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Television Shows May Appear More Diverse, But Representation Still Lacks Quality

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Image credit: Nicolas J Leclercq / Unsplash

A new report from media research group Nielsen reveals that visibility is only one layer in the diversity and inclusion problems plaguing an evolving Hollywood.

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Hollywood and the entertainment industry still have work to do when it comes to cultivating a more diverse and inclusive environment on and off the screen. 

Character portrayals across identity and sexuality groups have improved, but in Nielsen’s latest report “Being Seen on Screen: Diverse Representation & Inclusion on TV,” the global TV ratings and media research group discloses another factor that weighs critically on the importance of diversity, equity and inclusion in the television industry — the quality of the representation.


Listen: Nielsen’s Stacie M. de Armas discuss the intersection of quality visibility, representation and inclusive narratives in media:


At the core of Nielsen’s report is an analytic assessment from the talent’s perspective. Going beyond the surface of character portrayals, Nielsen sought to understand who is being cast on screen, how that visibility folds into the importance of representation and who’s consuming the content. The study unfolds the distinction between having a presence on screen and representation; the two are not one and the same. 

Stacie M. de Armas is Nielsen's senior vice president for diverse consumer insights.Courtesy of Nielsen
Courtesy of Nielsen

Stacie M. de Armas is Nielsen’s senior vice president for diverse consumer insights.

Presence isn’t the same as quality,” says Stacie M. de Armas, Nielsen’s senior vice president for diverse consumer insights. “A show can have a diverse cast and storylines, but if it’s not being consumed by the audience of that same group, then (what does that) say about the representation for that particular group? Visibility is just one layer. What we really need to take a look at is quality and authenticity. Those married with visibility are what give you good representation.”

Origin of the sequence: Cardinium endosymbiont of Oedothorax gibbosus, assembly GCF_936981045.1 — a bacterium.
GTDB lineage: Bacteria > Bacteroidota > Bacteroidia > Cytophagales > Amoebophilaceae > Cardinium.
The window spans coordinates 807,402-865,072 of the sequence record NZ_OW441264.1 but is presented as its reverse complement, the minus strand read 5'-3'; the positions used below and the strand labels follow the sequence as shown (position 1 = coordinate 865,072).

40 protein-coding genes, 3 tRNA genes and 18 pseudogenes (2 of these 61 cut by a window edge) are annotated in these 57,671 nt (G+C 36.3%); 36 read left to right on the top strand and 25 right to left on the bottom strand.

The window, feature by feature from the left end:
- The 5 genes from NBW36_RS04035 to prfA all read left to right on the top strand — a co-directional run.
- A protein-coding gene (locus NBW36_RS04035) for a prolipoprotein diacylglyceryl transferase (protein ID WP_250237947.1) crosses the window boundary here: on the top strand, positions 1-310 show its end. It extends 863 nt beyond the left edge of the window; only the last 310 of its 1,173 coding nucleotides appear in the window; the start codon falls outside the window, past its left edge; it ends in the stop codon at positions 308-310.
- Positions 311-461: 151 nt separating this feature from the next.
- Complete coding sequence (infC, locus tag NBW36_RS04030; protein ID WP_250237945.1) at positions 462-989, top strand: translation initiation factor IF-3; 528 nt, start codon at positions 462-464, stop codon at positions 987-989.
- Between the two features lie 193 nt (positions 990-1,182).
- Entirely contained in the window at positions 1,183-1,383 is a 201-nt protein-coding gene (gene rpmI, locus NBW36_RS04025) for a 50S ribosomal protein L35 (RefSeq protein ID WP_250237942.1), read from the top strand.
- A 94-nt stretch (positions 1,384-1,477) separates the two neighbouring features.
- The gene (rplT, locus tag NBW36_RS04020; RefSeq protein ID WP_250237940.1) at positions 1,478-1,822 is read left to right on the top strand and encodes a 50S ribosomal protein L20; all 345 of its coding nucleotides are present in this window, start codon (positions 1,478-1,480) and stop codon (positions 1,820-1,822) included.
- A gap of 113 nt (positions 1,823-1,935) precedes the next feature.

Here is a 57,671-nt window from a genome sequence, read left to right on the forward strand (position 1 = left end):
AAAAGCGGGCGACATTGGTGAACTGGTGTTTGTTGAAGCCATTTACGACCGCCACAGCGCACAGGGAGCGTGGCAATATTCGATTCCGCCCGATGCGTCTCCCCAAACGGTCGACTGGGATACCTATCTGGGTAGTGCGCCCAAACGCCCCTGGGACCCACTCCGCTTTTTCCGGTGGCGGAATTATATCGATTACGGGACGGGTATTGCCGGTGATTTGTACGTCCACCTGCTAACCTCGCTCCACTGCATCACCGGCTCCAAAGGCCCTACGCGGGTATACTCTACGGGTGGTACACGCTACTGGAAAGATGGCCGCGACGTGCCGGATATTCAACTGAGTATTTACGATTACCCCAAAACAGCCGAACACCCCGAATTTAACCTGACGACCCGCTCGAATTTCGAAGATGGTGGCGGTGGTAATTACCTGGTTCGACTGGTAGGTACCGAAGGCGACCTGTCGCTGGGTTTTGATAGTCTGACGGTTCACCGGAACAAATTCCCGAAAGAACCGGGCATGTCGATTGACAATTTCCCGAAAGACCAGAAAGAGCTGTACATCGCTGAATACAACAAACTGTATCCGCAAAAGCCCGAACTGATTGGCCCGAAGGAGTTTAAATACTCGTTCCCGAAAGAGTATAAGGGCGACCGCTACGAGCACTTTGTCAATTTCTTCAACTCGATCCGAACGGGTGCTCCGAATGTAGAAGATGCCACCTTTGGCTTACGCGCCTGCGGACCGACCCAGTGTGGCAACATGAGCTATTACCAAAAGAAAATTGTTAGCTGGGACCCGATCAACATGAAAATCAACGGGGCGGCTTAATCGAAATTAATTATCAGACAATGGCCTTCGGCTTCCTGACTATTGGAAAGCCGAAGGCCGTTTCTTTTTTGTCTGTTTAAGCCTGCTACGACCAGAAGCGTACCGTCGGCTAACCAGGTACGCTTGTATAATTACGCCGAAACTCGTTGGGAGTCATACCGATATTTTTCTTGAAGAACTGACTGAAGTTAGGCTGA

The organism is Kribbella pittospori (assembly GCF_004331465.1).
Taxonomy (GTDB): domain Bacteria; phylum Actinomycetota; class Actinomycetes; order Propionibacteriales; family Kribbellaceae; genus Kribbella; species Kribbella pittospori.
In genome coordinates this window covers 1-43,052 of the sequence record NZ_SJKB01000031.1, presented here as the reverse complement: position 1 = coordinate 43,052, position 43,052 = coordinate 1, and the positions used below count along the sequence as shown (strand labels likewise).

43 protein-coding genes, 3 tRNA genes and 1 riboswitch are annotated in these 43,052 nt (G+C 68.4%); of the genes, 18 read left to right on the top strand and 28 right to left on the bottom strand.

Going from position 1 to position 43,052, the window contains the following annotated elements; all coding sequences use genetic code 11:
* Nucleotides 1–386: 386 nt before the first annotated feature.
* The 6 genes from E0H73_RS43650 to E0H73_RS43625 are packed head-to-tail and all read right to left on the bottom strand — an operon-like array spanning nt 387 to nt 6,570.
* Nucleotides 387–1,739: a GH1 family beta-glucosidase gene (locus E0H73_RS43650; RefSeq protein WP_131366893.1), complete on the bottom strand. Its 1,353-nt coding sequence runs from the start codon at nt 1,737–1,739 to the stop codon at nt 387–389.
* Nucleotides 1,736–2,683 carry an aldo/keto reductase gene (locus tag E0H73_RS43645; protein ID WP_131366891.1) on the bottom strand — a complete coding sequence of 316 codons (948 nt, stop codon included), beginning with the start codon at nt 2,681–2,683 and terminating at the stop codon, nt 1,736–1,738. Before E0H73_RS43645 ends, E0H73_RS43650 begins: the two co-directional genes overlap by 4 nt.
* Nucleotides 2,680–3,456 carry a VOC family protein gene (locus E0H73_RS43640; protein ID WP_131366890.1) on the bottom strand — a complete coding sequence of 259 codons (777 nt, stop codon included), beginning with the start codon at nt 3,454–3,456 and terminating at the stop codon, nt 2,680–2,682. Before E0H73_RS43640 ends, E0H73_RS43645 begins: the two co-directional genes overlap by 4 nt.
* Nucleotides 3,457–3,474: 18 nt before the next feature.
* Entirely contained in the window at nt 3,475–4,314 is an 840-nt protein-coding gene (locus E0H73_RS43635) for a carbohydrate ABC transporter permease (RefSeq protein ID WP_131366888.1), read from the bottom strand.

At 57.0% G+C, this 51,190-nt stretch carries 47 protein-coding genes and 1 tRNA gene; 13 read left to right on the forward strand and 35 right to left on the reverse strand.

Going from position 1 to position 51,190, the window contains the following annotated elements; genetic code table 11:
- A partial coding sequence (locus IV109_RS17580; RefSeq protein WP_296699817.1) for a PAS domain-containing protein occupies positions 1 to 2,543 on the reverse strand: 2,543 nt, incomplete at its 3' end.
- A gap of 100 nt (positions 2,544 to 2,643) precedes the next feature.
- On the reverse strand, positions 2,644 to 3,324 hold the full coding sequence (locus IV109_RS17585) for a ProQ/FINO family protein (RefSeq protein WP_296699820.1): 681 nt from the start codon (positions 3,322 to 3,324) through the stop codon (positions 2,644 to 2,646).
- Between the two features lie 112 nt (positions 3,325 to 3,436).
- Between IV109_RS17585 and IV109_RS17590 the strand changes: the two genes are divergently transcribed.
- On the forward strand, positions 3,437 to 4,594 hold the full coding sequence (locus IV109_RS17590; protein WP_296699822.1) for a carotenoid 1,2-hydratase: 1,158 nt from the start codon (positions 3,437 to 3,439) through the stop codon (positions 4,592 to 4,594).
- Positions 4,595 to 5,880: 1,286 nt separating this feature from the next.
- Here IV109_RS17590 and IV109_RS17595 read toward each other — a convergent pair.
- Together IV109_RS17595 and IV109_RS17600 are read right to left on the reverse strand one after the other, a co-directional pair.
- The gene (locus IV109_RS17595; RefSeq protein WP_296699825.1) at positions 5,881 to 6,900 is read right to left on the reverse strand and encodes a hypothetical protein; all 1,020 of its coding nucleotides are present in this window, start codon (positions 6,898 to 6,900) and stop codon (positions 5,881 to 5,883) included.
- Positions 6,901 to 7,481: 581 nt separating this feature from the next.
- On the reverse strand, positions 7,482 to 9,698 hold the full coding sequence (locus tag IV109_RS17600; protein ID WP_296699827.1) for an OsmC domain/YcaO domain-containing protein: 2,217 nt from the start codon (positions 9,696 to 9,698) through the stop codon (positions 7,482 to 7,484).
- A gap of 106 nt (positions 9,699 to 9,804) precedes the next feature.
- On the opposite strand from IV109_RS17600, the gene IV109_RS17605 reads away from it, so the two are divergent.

Major takeaways from Nielsen’s “Being Seen on Screen” report:

  • Across the TV landscape, among the top 300 most viewed programs in 2019 (broadcast, cable and streaming), 92% of all programs measured have some presence of diversity (women, people of color or LGBTQ+ characters) in their recurring cast
  • Women make up 52% of our population yet they only have 38% share of screen
  • Streaming and broadcast are among the most inclusive sources for representation of people of color
  • View the full report »

And good representation, according to de Armas, contributes to one’s ability to see the possibility of who they can become. 

Who we see on TV is very important but the context in which we see those people is equally important,” she says. “This really gives us permission, for many members of society, of who we can dream to be.”   

She adds, “Essentially there are themes that run alongside content, so that we can understand when there is a high presence of specific identity groups and what types of themes is that high presence associated with. This helps us understand the context in which the character is presented - whether or not it’s stereotypical and how perhaps there’s opportunity for growth.”


Related: Pop Culture Gets Mental Illness Wrong. Here’s How to Shift the Narrative.

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Ryan Patrick Hooper, Host, CultureShift

Ryan Patrick Hooper is the award-winning host and producer of CultureShift on 101.9 WDET-FM Detroit’s NPR station. As a longtime arts and culture reporter and photographer, Hooper has covered stories for NPR, Detroit Free Press, Hour Detroit, SPIN and Paste magazine.

hooper@wdet.org Follow @HooperRadio

LaToya Cross, Producer, CultureShift

LaToya Cross is a Producer and writer on CultureShift with a passion for highlighting creatives using their platform to shape, shift and analyze society through an artistic lens.

Latoya.cross@wdet.org Follow @ToizStory

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